In my “ample” days of “modern employement”, as I like to call it, I’ve been able to glean a few ideas about running a business. I call it the “when I’m a parent” method of learning. It’s very difficult to really peg what you don’t know, but very easy and efficient to analyze what you do know. I’ve experienced just as much as any 28 year old woman has in the workplace, especially given my chosen career in the primarily male-dominant industry of Computer Science, and one of the biggest faults that seem to plague several of my positions is the feeling of insecurity.One of the fastest ways to generate slower productivity rates in an employee is to make them feel as if they could mess up at any moment, and if they did, they could be easily replaced. The truth is that everyone knows their replacement status anyway… we have colleagues and coworkers to remind us of this truth on a constant basis. Employees don’t need to be reminded of something they already know. Creating an insecure feeling amongst your team degenerates the processes to a point where many employees can no longer function on their task and getting it done, but rather who sees what and how they’re interpreting it.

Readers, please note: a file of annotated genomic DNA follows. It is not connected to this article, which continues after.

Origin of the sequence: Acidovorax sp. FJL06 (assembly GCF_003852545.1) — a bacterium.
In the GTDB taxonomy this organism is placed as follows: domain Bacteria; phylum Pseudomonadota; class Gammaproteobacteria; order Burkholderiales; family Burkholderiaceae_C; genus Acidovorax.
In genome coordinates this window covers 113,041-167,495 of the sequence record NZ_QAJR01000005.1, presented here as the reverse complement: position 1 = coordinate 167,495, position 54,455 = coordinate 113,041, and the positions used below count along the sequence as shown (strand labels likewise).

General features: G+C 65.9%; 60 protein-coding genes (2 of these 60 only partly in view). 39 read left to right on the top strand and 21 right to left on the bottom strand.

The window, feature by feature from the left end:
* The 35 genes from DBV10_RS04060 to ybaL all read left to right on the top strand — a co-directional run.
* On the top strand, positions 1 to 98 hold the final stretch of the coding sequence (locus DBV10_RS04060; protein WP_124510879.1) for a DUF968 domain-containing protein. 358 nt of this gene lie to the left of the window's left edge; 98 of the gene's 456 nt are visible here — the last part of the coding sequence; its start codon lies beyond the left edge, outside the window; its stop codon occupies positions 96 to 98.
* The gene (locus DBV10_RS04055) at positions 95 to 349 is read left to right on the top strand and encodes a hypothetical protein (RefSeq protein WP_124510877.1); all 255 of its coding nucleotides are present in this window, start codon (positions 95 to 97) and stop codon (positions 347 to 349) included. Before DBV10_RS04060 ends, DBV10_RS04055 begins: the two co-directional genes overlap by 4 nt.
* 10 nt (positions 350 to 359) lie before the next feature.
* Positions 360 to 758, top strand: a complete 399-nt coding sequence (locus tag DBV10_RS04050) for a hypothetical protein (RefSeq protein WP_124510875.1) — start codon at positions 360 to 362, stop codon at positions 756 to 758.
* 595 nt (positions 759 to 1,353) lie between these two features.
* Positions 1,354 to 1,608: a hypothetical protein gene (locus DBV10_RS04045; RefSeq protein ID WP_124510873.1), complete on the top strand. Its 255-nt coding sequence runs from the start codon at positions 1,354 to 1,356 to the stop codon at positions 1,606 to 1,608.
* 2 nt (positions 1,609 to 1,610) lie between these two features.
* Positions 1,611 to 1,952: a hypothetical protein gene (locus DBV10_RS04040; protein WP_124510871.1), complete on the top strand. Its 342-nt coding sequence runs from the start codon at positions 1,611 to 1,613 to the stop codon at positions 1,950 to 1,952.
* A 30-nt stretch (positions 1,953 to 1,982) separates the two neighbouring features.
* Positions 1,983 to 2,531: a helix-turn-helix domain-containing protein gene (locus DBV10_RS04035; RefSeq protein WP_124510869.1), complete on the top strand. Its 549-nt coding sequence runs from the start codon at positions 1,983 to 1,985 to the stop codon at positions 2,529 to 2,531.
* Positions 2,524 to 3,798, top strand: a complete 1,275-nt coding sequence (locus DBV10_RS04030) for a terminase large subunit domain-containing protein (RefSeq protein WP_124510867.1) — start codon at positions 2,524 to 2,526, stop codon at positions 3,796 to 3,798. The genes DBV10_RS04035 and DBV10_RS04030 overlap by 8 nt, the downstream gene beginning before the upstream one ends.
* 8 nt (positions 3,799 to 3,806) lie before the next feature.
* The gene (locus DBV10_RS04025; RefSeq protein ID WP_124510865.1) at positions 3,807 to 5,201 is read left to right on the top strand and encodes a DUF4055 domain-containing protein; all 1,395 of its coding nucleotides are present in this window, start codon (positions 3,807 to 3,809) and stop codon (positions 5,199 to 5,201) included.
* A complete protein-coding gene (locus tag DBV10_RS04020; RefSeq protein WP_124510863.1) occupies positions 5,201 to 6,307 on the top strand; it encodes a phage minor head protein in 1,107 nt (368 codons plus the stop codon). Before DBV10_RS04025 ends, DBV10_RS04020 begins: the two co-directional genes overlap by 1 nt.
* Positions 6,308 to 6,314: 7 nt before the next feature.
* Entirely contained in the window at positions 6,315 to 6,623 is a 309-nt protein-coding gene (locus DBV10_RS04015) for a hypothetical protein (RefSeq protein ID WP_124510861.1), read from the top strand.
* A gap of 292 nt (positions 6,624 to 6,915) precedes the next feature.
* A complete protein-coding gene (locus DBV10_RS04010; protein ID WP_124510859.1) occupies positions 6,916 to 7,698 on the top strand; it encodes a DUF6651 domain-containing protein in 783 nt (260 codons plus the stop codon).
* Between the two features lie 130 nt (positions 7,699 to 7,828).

This is a serious situation in many companies, and a sad predicament, to be sure. Why run a company if your primary goal is to keep people feeling insecure and down? Wouldn’t it be a better idea to run a company where all of your employees feel like they WANT to reach their maximum potential on the job?
For me, personally, I’ve found that I work best given rules, guidelines, and goals. I work least given micromanagement and over-reporting. It’s draining and a grand interruption in the flow of my work day to be constantly stopped for a status report.
In putting that “when I’m a parent” method into practice, knowing what I know about how I am most productive, I tend to want to treat those who work for me in the same manner. I feel I have been very successful thus far, and hope to continue to have the same respect I wish from others for those that I employ.
It’s a simple concept. Treat your employee like you want them and appreciate their hard work, and they’ll respond like-wise.